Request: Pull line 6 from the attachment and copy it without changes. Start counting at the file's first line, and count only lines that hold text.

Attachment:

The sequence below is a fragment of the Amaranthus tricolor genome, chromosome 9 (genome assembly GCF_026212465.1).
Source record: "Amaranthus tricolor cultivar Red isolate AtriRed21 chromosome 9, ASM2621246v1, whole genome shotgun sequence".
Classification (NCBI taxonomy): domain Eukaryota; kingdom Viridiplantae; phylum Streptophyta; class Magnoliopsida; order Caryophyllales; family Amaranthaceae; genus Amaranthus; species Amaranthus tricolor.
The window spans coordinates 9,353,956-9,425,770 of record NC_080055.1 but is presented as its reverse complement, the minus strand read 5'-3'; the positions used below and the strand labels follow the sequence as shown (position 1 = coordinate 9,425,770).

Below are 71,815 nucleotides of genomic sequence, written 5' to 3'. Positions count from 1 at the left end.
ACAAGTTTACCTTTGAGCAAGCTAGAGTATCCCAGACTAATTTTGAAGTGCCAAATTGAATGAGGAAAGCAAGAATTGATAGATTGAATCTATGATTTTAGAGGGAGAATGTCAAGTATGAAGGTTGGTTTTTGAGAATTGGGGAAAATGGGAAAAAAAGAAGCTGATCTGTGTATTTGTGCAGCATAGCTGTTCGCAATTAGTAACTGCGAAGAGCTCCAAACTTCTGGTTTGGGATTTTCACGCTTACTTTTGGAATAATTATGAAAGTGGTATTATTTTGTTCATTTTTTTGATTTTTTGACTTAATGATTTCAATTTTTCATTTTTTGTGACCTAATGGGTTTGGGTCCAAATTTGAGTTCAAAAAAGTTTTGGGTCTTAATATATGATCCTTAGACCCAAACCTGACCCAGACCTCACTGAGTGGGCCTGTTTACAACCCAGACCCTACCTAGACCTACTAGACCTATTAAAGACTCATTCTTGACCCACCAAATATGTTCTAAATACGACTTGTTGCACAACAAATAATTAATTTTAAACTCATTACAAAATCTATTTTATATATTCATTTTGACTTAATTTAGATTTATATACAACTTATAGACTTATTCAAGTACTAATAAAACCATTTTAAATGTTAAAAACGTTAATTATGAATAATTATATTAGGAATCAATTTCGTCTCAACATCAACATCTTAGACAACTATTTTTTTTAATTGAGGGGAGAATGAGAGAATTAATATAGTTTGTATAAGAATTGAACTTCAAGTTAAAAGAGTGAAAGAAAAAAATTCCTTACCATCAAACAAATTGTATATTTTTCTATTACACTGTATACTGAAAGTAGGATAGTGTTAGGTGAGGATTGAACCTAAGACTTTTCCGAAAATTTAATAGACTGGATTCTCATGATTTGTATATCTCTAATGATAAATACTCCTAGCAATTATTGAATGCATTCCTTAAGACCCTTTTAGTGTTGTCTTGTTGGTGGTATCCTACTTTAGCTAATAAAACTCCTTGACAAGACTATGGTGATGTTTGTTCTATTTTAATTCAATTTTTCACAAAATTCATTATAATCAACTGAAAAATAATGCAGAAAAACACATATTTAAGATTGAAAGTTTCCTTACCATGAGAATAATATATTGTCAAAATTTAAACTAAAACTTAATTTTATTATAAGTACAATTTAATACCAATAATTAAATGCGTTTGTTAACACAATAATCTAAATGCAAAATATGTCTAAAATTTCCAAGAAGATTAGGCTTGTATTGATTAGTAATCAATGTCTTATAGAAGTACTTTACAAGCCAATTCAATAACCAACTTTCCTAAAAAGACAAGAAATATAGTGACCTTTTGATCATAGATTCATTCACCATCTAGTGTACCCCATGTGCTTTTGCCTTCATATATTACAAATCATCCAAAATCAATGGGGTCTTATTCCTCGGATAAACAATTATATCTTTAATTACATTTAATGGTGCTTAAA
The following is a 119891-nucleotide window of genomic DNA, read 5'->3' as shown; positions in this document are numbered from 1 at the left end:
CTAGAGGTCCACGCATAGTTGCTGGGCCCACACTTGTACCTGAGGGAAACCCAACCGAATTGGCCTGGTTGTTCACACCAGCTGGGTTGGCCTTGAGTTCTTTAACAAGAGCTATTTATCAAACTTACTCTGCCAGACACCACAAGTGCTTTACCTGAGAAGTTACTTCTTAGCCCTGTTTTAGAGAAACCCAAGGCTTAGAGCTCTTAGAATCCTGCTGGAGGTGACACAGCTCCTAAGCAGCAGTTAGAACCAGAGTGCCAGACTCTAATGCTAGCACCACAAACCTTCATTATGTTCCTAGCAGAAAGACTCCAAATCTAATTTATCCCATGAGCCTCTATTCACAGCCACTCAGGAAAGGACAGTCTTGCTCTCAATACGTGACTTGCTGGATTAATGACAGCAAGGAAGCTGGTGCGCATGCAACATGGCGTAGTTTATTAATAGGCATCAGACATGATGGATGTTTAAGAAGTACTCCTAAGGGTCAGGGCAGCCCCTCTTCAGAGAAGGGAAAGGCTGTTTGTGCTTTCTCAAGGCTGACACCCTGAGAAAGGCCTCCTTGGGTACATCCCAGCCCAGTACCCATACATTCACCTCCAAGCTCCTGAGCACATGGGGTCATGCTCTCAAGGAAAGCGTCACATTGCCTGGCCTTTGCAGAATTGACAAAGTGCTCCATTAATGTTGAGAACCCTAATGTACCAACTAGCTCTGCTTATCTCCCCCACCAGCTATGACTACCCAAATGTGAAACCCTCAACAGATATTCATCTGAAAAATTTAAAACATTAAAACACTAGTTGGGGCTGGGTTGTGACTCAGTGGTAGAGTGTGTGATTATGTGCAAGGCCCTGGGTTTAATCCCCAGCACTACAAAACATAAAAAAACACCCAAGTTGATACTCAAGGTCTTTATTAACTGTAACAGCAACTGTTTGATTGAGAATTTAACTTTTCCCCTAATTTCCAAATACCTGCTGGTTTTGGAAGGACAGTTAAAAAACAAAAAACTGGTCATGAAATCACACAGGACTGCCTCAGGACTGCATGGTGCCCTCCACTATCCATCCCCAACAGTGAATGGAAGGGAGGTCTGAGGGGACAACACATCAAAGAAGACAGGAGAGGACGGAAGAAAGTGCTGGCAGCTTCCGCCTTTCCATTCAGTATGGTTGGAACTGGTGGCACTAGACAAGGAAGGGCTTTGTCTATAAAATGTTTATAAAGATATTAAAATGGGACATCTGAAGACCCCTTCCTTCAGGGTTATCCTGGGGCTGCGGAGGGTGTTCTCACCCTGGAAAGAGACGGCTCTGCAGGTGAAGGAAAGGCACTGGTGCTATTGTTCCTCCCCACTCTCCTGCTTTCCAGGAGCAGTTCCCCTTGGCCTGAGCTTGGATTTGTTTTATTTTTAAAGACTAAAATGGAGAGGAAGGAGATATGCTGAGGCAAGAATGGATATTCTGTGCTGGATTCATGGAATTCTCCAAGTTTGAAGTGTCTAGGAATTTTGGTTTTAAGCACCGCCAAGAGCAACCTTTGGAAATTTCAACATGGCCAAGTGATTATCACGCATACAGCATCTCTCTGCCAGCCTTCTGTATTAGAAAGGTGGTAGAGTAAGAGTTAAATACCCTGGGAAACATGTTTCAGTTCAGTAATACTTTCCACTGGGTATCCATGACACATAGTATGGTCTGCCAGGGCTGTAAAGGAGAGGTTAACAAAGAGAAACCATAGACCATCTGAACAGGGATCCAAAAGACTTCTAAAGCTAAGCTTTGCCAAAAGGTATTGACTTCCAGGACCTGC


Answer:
ACAAGTTTACCTTTGAGCAAGCTAGAGTATCCCAGACTAATTTTGAAGTGCCAAATTGAATGAGGAAAGCAAGAATTGATAGATTGAATCTATGATTTTAGAGGGAGAATGTCAAGTATGAAGGTTGGTTTTTGAGAATTGGGGAAAATGGGAAAAAAAGAAGCTGATCTGTGTATTTGTGCAGCATAGCTGTTCGCAATTAGTAACTGCGAAGAGCTCCAAACTTCTGGTTTGGGATTTTCACGCTTACTTTTGGAATAATTATGAAAGTGGTATTATTTTGTTCATTTTTTTGATTTTTTGACTTAATGATTTCAATTTTTCATTTTTTGTGACCTAATGGGTTTGGGTCCAAATTTGAGTTCAAAAAAGTTTTGGGTCTTAATATATGATCCTTAGACCCAAACCTGACCCAGACCTCACTGAGTGGGCCTGTTTACAACCCAGACCCTACCTAGACCTACTAGACCTATTAAAGACTCATTCTTGACCCACCAAATATGTTCTAAATACGACTTGTTGCACAACAAATAATTAATTTTAAACTCATTACAAAATCTATTTTATATATTCATTTTGACTTAATTTAGATTTATATACAACTTATAGACTTATTCAAGTACTAATAAAACCATTTTAAATGTTAAAAACGTTAATTATGAATAATTATATTAGGAATCAATTTCGTCTCAACATCAACATCTTAGACAACTATTTTTTTTAATTGAGGGGAGAATGAGAGAATTAATATAGTTTGTATAAGAATTGAACTTCAAGTTAAAAGAGTGAAAGAAAAAAATTCCTTACCATCAAACAAATTGTATATTTTTCTATTACACTGTATACTGAAAGTAGGATAGTGTTAGGTGAGGATTGAACCTAAGACTTTTCCGAAAATTTAATAGACTGGATTCTCATGATTTGTATATCTCTAATGATAAATACTCCTAGCAATTATTGAATGCATTCCTTAAGACCCTTTTAGTGTTGTCTTGTTGGTGGTATCCTACTTTAGCTAATAAAACTCCTTGACAAGACTATGGTGATGTTTGTTCTATTTTAATTCAATTTTTCACAAAATTCATTATAATCAACTGAAAAATAATGCAGAAAAACACATATTTAAGATTGAAAGTTTCCTTACCATGAGAATAATATATTGTCAAAATTTAAACTAAAACTTAATTTTATTATAAGTACAATTTAATACCAATAATTAAATGCGTTTGTTAACACAATAATCTAAATGCAAAATATGTCTAAAATTTCCAAGAAGATTAGGCTTGTATTGATTAGTAATCAATGTCTTATAGAAGTACTTTACAAGCCAATTCAATAACCAACTTTCCTAAAAAGACAAGAAATATAGTGACCTTTTGATCATAGATTCATTCACCATCTAGTGTACCCCATGTGCTTTTGCCTTCATATATTACAAATCATCCAAAATCAATGGGGTCTTATTCCTCGGATAAACAATTATATCTTTAATTACATTTAATGGTGCTTAAA